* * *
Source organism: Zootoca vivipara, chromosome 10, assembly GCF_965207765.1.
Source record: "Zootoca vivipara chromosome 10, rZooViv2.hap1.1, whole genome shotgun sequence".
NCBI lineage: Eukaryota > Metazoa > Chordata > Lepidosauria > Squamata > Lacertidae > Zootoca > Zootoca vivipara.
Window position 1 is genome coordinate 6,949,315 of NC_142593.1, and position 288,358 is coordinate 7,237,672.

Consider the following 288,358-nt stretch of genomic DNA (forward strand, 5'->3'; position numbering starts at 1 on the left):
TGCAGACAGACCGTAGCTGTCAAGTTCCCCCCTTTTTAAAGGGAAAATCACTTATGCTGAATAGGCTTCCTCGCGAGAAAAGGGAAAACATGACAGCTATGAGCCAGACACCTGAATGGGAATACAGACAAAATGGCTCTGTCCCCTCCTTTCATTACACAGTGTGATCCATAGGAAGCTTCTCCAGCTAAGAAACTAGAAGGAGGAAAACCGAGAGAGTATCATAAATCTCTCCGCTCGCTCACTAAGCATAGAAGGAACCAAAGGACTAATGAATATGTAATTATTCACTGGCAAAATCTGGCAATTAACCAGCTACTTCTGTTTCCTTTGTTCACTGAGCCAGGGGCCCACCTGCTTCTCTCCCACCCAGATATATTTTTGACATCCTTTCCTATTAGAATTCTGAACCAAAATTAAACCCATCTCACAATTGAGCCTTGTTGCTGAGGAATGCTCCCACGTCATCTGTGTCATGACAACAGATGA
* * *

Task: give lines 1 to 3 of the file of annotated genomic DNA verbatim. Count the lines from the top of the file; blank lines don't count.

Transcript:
Source organism: Zootoca vivipara, chromosome 10, assembly GCF_965207765.1.
Source record: "Zootoca vivipara chromosome 10, rZooViv2.hap1.1, whole genome shotgun sequence".
NCBI lineage: Eukaryota > Metazoa > Chordata > Lepidosauria > Squamata > Lacertidae > Zootoca > Zootoca vivipara.